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Tuberculosis (TB) has become a rare disease in developed countries. Austria is a low incidence country for TB with an incidence rate of 7.2/100,000 in 2016. The incidence of TB has shown a constant decline in Austria from 2008 (9.8/100,000) to 2015 (6.7/100,000) but recently stagnated in 2016 (7.2/100,000). In recent years migration to Austria from countries with high TB incidence rates has increased. Therefore, this study aimed to describe the recent epidemiology of childhood TB in Vienna.
Data of pediatric patients with active TB infections, who were hospitalized for further investigations or isolation precautions between 2010 and 2016 at the Wilhelminenspital, Austria’s reference center for childhood tuberculosis, were retrospectively analyzed. Demographic and clinical data (symptoms, microbiology, radiology, immunology) were collected, compared and evaluated.
A total of 127 patients with active tuberculosis were included in the study. The number of admissions varied between n = 7 in 2010 and n = 26 in 2016. There were two age peaks of infected children (0–5 years: n = 41 and 15–18 years: n = 45). In 35% of the cases one parent had active TB and was suspected to be the index case. In 36% the source of infection remained unknown. Compared to young children (<5 years), adolescents (15–18 years) showed proportionally more TB-related symptoms, such as cough (41% vs. 24%), fever (15% vs. 14%) and weight loss (22% vs. 0%). At the time of admission 51% of the young children and 33% of the adolescents were free of symptoms. Intrathoracic disease was found in 80.8%, extrathoracic disease in 19.2% and 11% of the cases were tuberculous lymphadenitis. Of the patients with intrathoracic TB 54% (n = 64) had a positive microbiological result (auramine staining, bacteriological culture, PCR). In young children hilar lymphadenopathy was the most frequent radiological finding (50%), whereas in adolescents lung infiltrates were most common (36%). The sensitivity of interferon-gamma release assays (IGRA) was 0.94 compared to 0.88 of the tuberculin skin test (TST). Both test methods showed moderate concordance (ϕ-coefficient = 0.48).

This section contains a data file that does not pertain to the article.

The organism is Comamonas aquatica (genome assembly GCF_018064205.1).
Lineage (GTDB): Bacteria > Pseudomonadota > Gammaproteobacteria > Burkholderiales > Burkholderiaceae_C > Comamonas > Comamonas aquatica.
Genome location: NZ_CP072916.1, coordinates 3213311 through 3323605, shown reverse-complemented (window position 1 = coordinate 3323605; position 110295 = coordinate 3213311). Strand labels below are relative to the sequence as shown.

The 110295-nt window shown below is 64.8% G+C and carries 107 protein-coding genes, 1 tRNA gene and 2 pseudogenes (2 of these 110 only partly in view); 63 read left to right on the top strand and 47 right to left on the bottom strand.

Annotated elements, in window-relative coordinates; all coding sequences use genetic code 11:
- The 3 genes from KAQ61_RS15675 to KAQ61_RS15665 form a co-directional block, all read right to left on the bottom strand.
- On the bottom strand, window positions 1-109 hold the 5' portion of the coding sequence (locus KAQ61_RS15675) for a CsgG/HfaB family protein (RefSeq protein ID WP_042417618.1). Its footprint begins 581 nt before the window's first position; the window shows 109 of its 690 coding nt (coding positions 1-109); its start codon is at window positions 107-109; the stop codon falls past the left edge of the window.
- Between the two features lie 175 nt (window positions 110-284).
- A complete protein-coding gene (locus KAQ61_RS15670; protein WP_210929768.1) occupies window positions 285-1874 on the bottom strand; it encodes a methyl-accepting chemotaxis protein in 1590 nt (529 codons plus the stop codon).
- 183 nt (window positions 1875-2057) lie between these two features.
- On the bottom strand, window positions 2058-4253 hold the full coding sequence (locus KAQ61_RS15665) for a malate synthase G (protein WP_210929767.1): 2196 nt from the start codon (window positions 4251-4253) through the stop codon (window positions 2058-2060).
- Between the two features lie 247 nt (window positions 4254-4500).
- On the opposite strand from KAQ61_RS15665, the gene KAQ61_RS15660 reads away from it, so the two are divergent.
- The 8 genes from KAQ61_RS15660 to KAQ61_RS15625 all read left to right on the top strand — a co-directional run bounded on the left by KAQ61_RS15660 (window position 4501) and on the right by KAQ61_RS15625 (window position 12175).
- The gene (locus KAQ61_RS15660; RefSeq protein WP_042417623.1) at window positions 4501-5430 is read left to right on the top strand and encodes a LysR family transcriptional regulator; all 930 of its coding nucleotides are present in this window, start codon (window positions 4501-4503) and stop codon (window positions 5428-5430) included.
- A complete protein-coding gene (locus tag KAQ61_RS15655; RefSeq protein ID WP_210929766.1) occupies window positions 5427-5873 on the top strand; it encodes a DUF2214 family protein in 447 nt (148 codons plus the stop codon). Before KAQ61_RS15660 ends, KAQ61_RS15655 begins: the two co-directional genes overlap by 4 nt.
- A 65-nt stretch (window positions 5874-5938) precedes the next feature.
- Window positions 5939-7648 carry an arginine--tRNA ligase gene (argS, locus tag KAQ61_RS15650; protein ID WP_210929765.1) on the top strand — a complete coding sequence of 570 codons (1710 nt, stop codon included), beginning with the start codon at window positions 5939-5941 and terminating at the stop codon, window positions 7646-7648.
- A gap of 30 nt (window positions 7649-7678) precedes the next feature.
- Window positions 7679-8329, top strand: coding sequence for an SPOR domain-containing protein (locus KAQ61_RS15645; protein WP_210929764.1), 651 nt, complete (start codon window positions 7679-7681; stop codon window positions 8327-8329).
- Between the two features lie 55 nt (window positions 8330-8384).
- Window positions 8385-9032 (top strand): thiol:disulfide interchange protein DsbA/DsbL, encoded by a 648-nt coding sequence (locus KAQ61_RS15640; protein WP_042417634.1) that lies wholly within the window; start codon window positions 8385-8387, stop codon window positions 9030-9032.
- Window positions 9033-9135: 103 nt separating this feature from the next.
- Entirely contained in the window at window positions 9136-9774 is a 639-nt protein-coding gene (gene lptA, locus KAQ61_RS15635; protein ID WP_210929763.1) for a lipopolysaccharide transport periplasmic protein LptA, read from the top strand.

A high number of asymptomatic children and adolescents with active TB were observed, which underlines the importance of efficient screening measures. Thorough history taking in all patients with TB is essential to maximize the effect of contact tracing. Overall, infection rates remained consistently low during the observation period.